New Garden celebrates its 300th birthday
● By Lev
By Richard L. Gaw
The New Garden Township Historical Commission recently uncovered a document, on which were found the words, "New Garden Township" in 1714, which many in the township have come to mark as the official birthdate of the municipality.
Three hundred years and a whole lot of progress later, current residents came to the New Garden Township Park on Sept. 27 to both celebrate its birthday and honor the legacy of those who came before them.
Beneath an unseasonably warm sky, over 250 visitors enjoyed a full day of activities that included complimentary food and beverages, live music, children's games, a photographic retrospective of township history, and an appearance by a William Penn impersonator, who supervised the planting of a ceremonial White Oak tree, a direct descendent of a tree that grew during the time when Penn first settled Landenberg.
In recognition of his dedication to the New Garden Township Park, former Supervisor Robert Perrotti was given a plaque of recognition, which will be placed in the Lyceum House, an historic township structure Perrotti helped save and transport from its former location on Gap-Newport Pike to the park.
Guests were also given a photographic journey through the history of the township, through dozens of poster-sized archival photographs and maps that were found and prepared by the township's Historic Commission.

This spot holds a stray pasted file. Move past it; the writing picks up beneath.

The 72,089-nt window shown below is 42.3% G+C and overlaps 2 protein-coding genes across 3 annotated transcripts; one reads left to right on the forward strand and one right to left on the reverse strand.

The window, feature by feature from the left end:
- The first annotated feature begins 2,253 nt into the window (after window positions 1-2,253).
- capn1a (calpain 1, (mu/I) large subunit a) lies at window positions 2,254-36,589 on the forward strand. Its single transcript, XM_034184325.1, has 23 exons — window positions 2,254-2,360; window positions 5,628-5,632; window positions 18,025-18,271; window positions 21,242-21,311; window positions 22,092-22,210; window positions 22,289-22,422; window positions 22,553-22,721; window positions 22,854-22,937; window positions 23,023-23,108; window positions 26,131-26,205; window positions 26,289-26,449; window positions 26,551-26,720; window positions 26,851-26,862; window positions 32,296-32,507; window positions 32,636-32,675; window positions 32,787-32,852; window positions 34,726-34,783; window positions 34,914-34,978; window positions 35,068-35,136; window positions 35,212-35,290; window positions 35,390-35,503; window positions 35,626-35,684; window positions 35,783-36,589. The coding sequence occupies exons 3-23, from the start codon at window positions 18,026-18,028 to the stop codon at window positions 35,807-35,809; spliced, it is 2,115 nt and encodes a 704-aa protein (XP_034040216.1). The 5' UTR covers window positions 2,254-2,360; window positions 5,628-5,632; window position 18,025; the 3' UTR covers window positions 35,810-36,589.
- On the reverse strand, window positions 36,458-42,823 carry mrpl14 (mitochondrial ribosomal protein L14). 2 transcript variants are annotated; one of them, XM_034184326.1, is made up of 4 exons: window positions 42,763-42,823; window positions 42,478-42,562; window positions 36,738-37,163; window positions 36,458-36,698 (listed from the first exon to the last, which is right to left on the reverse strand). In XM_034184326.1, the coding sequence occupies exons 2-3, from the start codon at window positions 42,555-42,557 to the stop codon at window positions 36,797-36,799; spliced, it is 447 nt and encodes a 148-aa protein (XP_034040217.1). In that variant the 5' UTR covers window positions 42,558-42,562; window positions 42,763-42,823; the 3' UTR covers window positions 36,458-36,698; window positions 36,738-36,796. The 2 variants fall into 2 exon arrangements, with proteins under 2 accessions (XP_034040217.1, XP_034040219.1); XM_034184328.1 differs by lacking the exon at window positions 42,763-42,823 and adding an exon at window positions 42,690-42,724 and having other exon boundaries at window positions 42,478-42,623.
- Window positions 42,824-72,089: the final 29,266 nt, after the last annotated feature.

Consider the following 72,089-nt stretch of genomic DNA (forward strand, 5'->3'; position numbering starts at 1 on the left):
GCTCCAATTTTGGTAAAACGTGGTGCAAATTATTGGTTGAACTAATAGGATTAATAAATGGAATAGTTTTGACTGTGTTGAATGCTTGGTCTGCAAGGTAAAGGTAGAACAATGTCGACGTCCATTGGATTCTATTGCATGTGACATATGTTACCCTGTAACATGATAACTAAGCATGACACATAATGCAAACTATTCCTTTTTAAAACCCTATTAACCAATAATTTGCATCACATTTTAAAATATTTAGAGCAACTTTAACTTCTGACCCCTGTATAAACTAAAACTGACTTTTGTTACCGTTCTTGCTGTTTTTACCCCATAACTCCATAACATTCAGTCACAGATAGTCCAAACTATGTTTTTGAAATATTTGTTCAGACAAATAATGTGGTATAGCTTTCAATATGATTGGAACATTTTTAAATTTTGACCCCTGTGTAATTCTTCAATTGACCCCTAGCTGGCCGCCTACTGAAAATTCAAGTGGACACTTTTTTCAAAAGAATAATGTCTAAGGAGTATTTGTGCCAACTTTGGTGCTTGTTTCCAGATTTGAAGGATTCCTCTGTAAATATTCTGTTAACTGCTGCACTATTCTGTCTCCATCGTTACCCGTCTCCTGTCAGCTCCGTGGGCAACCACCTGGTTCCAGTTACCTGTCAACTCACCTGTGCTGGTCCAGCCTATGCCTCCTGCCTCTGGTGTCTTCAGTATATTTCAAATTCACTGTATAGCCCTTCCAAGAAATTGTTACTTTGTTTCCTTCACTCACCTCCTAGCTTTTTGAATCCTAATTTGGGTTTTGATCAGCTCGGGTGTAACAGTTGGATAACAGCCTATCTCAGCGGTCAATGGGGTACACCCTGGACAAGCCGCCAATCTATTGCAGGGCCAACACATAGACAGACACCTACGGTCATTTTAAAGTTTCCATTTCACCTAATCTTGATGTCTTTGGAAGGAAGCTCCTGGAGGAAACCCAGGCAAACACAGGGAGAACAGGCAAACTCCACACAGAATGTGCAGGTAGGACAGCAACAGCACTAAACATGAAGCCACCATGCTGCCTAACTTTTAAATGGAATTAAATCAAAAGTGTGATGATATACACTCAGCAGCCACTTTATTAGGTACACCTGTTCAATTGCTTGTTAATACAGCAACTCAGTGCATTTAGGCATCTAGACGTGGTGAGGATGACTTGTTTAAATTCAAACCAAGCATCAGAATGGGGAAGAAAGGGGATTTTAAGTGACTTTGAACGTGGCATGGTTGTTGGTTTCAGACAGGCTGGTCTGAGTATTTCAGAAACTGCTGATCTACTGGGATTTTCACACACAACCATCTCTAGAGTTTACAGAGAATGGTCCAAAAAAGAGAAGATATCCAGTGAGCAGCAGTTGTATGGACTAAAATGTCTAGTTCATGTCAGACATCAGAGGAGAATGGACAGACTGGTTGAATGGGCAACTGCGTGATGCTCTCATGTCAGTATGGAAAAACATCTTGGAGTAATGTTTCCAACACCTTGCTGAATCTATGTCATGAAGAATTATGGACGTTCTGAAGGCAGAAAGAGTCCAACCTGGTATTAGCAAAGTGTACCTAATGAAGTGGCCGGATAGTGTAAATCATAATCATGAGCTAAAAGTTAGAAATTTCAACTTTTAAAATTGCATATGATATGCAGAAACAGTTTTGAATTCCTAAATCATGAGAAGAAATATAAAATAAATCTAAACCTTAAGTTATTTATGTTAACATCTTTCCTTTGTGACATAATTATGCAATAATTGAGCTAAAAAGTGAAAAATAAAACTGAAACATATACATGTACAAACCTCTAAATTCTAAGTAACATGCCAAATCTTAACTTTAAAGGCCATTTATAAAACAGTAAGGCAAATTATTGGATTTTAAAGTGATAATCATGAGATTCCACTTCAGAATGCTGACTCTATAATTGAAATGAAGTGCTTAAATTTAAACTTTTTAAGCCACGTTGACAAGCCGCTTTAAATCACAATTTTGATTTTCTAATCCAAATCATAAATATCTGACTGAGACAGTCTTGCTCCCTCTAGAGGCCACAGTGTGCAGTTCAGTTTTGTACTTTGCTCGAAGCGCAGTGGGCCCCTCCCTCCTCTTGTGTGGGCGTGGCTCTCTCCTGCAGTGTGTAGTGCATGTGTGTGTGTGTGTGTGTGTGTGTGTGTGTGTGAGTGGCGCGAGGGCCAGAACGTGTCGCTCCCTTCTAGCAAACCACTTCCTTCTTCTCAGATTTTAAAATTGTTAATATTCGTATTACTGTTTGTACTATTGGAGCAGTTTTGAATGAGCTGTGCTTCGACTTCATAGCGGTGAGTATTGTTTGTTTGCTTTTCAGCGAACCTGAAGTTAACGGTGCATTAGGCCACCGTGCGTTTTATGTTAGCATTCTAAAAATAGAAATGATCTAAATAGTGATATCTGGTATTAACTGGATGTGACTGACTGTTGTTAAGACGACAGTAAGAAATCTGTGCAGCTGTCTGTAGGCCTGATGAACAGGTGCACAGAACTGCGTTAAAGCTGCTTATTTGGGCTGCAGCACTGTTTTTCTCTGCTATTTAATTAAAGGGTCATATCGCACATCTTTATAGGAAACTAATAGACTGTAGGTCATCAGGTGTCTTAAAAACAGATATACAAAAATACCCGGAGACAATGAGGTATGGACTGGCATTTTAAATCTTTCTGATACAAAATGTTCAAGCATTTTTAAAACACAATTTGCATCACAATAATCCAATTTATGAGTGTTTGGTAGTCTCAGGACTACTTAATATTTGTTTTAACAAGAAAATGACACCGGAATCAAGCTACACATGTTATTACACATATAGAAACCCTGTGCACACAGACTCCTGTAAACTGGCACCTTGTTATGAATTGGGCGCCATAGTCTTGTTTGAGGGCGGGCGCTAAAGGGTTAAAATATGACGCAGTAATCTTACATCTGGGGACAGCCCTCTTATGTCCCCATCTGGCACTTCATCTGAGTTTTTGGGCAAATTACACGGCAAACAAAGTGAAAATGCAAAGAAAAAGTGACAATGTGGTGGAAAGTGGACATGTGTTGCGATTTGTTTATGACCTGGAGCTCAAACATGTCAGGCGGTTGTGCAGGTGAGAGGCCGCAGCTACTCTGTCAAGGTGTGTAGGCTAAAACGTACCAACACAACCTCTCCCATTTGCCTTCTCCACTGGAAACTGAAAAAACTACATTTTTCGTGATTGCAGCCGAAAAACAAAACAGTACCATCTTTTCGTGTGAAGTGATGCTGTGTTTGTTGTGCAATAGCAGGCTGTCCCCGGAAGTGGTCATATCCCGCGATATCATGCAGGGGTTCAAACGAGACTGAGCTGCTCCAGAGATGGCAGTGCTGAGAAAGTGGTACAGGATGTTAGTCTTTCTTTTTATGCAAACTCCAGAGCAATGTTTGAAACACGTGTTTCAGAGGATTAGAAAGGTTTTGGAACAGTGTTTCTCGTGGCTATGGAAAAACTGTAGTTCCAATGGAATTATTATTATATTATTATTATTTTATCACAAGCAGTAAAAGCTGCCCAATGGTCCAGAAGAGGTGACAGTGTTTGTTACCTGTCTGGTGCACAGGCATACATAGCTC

"To me, it's a sentimental time to think of 300 years and all that has gathered us to where we are today," said township Board of Supervisors Chairperson, Betty Gordon. "It's gratifying to see so many people work together to make this celebration happen, and I admire what they have done."
Joined by the township's Board of Supervisors, Sen. Andy Dinniman gave a brief address to those in attendance. "This is a day when we look back on our history and realize that there have been so many economic opportunities, and it's been because of the richness of the soil and the cleanliness of the water," he said. "History has taught us to protect these resources and if we don't, we may lose our history.
"History changes in time, but one thing that doesn't change is human emotions," he added. "What history really teaches us is that if we preserve the past, it gives us the chance to learn about ourselves."
To contact Staff Writer Richard L. Gaw, e-mail email@example.com.